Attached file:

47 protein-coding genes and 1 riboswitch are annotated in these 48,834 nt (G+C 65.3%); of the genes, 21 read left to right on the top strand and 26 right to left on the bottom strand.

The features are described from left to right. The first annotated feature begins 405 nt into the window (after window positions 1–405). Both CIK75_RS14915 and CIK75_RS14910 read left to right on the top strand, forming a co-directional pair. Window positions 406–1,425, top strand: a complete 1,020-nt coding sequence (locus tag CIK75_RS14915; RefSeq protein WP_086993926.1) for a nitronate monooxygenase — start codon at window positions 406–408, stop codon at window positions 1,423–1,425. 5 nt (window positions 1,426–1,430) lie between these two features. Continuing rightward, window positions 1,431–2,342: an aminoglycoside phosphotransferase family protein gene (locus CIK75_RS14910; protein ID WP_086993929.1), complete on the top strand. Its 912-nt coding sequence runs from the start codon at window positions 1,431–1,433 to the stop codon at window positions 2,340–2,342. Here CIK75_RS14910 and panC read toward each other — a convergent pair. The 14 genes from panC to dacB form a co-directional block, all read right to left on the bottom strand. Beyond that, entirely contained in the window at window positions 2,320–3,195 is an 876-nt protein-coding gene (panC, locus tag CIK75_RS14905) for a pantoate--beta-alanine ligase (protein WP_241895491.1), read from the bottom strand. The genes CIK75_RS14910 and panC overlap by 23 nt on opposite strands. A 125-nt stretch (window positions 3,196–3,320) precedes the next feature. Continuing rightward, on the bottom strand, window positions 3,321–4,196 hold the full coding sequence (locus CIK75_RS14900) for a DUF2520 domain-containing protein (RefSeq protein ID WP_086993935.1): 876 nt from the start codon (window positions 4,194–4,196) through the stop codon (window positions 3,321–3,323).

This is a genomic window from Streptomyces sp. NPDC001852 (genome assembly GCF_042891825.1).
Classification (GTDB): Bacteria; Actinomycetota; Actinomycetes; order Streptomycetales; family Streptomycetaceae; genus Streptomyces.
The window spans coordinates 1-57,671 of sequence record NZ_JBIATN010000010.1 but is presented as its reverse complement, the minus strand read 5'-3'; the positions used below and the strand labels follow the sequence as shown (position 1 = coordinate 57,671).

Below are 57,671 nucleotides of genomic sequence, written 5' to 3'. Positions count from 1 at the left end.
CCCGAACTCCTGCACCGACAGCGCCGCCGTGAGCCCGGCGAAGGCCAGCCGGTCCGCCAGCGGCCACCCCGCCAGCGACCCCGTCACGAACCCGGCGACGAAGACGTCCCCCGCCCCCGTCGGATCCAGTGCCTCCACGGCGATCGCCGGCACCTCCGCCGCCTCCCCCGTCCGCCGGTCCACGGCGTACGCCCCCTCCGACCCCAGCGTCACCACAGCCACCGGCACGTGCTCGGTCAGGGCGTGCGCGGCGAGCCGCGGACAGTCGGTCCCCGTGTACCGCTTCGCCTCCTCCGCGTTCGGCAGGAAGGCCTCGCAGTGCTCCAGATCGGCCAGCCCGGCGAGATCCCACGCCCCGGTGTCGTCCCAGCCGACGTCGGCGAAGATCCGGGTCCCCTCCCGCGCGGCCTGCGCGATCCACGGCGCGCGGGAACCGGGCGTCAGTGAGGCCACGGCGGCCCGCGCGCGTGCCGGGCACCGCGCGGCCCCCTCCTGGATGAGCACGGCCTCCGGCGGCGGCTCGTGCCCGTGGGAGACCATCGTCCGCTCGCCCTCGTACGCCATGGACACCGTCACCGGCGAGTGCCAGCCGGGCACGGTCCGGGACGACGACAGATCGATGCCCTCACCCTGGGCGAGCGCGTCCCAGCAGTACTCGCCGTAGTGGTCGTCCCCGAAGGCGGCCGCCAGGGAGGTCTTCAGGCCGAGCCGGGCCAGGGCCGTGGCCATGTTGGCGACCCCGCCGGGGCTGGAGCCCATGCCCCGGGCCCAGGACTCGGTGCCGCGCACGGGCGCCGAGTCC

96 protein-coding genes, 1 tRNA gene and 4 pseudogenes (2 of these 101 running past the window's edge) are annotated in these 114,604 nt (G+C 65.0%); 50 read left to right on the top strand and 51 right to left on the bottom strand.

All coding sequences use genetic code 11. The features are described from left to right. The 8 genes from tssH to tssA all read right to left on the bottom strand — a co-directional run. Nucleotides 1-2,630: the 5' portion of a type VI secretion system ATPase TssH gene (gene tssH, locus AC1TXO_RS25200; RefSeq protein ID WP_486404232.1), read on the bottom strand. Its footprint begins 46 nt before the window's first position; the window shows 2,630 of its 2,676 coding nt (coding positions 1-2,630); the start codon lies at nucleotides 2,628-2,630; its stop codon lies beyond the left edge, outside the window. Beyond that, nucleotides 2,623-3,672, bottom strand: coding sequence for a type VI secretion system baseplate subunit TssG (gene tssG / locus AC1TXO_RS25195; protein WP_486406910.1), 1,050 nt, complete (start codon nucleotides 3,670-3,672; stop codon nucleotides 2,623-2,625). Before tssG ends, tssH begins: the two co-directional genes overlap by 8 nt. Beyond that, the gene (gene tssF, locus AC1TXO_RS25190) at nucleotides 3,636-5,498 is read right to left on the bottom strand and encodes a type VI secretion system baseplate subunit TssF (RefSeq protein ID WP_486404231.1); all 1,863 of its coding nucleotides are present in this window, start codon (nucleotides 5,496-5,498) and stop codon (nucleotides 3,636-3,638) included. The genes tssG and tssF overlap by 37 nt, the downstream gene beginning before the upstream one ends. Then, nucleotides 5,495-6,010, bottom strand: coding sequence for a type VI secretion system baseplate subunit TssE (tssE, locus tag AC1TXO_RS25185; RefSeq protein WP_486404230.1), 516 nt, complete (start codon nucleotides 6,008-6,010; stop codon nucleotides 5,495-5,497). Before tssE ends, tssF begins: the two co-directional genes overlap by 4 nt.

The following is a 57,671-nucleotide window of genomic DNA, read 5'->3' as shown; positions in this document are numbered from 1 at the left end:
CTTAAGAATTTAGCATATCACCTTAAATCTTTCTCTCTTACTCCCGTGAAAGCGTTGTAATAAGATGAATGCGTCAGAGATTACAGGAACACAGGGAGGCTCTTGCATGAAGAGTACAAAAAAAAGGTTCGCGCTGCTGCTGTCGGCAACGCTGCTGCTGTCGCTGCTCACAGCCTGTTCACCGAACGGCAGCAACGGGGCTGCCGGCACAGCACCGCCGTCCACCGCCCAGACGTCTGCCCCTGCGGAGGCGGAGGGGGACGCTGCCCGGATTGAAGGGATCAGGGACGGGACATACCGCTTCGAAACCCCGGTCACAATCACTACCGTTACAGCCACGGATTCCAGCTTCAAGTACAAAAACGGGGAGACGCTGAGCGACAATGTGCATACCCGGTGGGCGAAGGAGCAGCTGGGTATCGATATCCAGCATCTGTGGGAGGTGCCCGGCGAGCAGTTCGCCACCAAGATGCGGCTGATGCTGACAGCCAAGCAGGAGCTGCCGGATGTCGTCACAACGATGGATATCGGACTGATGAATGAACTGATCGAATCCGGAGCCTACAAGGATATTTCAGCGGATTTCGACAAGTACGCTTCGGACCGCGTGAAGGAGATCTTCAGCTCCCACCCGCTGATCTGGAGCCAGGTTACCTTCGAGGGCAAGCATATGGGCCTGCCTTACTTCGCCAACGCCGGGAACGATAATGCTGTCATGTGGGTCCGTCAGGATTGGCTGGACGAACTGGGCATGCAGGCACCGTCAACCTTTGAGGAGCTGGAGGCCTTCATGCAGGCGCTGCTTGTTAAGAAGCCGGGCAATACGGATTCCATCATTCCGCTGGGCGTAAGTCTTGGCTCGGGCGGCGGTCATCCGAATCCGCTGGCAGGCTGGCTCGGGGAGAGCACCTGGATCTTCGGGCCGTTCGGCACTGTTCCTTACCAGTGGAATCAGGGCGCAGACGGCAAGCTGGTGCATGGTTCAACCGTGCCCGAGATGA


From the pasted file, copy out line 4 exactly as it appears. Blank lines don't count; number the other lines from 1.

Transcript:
Classification (GTDB): Bacteria; Actinomycetota; Actinomycetes; order Streptomycetales; family Streptomycetaceae; genus Streptomyces.